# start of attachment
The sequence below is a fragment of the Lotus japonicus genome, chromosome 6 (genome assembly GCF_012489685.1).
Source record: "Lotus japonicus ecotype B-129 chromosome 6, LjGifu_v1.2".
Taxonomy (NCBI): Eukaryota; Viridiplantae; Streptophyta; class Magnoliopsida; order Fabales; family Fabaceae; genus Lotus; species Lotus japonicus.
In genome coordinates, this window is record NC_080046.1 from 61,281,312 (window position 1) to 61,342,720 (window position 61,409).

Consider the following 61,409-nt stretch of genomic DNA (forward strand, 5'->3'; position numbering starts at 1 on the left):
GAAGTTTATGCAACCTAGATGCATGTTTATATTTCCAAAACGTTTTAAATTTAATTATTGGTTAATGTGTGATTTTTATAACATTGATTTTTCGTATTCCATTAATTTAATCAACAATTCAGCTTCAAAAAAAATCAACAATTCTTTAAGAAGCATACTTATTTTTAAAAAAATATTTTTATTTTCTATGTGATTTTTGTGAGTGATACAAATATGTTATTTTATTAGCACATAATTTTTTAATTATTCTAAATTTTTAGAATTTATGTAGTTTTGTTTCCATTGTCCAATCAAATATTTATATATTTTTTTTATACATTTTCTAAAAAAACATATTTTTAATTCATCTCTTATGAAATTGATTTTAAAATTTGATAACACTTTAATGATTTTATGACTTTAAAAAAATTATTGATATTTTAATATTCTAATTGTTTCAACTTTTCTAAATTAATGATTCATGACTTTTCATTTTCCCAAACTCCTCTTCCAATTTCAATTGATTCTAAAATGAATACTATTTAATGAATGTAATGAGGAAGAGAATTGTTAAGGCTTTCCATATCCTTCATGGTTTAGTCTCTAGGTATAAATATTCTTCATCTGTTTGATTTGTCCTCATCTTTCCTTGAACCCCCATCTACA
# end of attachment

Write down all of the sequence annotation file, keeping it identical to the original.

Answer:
The sequence below is a fragment of the Lotus japonicus genome, chromosome 6 (genome assembly GCF_012489685.1).
Source record: "Lotus japonicus ecotype B-129 chromosome 6, LjGifu_v1.2".
Taxonomy (NCBI): Eukaryota; Viridiplantae; Streptophyta; class Magnoliopsida; order Fabales; family Fabaceae; genus Lotus; species Lotus japonicus.
In genome coordinates, this window is record NC_080046.1 from 61,281,312 (window position 1) to 61,342,720 (window position 61,409).

Consider the following 61,409-nt stretch of genomic DNA (forward strand, 5'->3'; position numbering starts at 1 on the left):
GAAGTTTATGCAACCTAGATGCATGTTTATATTTCCAAAACGTTTTAAATTTAATTATTGGTTAATGTGTGATTTTTATAACATTGATTTTTCGTATTCCATTAATTTAATCAACAATTCAGCTTCAAAAAAAATCAACAATTCTTTAAGAAGCATACTTATTTTTAAAAAAATATTTTTATTTTCTATGTGATTTTTGTGAGTGATACAAATATGTTATTTTATTAGCACATAATTTTTTAATTATTCTAAATTTTTAGAATTTATGTAGTTTTGTTTCCATTGTCCAATCAAATATTTATATATTTTTTTTATACATTTTCTAAAAAAACATATTTTTAATTCATCTCTTATGAAATTGATTTTAAAATTTGATAACACTTTAATGATTTTATGACTTTAAAAAAATTATTGATATTTTAATATTCTAATTGTTTCAACTTTTCTAAATTAATGATTCATGACTTTTCATTTTCCCAAACTCCTCTTCCAATTTCAATTGATTCTAAAATGAATACTATTTAATGAATGTAATGAGGAAGAGAATTGTTAAGGCTTTCCATATCCTTCATGGTTTAGTCTCTAGGTATAAATATTCTTCATCTGTTTGATTTGTCCTCATCTTTCCTTGAACCCCCATCTACA